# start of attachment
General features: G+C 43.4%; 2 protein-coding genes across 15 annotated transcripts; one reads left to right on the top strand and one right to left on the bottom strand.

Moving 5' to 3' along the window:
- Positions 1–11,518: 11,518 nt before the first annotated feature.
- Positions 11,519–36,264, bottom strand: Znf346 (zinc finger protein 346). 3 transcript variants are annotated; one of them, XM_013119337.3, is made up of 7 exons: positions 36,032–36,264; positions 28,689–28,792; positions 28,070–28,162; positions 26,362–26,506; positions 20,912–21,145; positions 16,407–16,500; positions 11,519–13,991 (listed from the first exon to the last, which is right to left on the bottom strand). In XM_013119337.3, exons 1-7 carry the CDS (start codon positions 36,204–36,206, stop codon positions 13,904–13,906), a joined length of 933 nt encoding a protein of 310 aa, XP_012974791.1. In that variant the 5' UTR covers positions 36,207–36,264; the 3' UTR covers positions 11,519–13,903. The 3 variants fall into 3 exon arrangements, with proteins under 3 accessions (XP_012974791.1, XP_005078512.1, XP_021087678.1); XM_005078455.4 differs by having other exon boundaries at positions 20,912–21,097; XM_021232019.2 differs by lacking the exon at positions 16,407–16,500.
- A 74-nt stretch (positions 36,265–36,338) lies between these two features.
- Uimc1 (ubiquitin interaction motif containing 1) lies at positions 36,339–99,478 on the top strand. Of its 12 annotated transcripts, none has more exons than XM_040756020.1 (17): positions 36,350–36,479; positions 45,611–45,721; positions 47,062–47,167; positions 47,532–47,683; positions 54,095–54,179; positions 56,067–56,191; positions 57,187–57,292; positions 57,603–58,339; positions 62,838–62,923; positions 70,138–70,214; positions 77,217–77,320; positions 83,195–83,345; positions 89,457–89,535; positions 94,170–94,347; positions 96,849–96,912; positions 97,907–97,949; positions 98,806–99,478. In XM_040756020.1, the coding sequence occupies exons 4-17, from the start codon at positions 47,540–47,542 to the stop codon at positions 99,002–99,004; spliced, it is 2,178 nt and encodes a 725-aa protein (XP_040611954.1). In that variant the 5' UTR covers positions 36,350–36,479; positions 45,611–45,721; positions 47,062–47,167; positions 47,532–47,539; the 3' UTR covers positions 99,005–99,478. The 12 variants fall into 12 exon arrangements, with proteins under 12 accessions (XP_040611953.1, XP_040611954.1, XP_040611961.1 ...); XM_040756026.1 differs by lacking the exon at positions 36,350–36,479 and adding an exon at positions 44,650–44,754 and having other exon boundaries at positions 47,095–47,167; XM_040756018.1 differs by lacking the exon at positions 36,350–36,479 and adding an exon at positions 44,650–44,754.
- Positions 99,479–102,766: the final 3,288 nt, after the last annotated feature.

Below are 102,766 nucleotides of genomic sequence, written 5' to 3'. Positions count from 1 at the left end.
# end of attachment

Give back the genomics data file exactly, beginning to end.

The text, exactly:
General features: G+C 43.4%; 2 protein-coding genes across 15 annotated transcripts; one reads left to right on the top strand and one right to left on the bottom strand.

Moving 5' to 3' along the window:
- Positions 1–11,518: 11,518 nt before the first annotated feature.
- Positions 11,519–36,264, bottom strand: Znf346 (zinc finger protein 346). 3 transcript variants are annotated; one of them, XM_013119337.3, is made up of 7 exons: positions 36,032–36,264; positions 28,689–28,792; positions 28,070–28,162; positions 26,362–26,506; positions 20,912–21,145; positions 16,407–16,500; positions 11,519–13,991 (listed from the first exon to the last, which is right to left on the bottom strand). In XM_013119337.3, exons 1-7 carry the CDS (start codon positions 36,204–36,206, stop codon positions 13,904–13,906), a joined length of 933 nt encoding a protein of 310 aa, XP_012974791.1. In that variant the 5' UTR covers positions 36,207–36,264; the 3' UTR covers positions 11,519–13,903. The 3 variants fall into 3 exon arrangements, with proteins under 3 accessions (XP_012974791.1, XP_005078512.1, XP_021087678.1); XM_005078455.4 differs by having other exon boundaries at positions 20,912–21,097; XM_021232019.2 differs by lacking the exon at positions 16,407–16,500.
- A 74-nt stretch (positions 36,265–36,338) lies between these two features.
- Uimc1 (ubiquitin interaction motif containing 1) lies at positions 36,339–99,478 on the top strand. Of its 12 annotated transcripts, none has more exons than XM_040756020.1 (17): positions 36,350–36,479; positions 45,611–45,721; positions 47,062–47,167; positions 47,532–47,683; positions 54,095–54,179; positions 56,067–56,191; positions 57,187–57,292; positions 57,603–58,339; positions 62,838–62,923; positions 70,138–70,214; positions 77,217–77,320; positions 83,195–83,345; positions 89,457–89,535; positions 94,170–94,347; positions 96,849–96,912; positions 97,907–97,949; positions 98,806–99,478. In XM_040756020.1, the coding sequence occupies exons 4-17, from the start codon at positions 47,540–47,542 to the stop codon at positions 99,002–99,004; spliced, it is 2,178 nt and encodes a 725-aa protein (XP_040611954.1). In that variant the 5' UTR covers positions 36,350–36,479; positions 45,611–45,721; positions 47,062–47,167; positions 47,532–47,539; the 3' UTR covers positions 99,005–99,478. The 12 variants fall into 12 exon arrangements, with proteins under 12 accessions (XP_040611953.1, XP_040611954.1, XP_040611961.1 ...); XM_040756026.1 differs by lacking the exon at positions 36,350–36,479 and adding an exon at positions 44,650–44,754 and having other exon boundaries at positions 47,095–47,167; XM_040756018.1 differs by lacking the exon at positions 36,350–36,479 and adding an exon at positions 44,650–44,754.
- Positions 99,479–102,766: the final 3,288 nt, after the last annotated feature.

Below are 102,766 nucleotides of genomic sequence, written 5' to 3'. Positions count from 1 at the left end.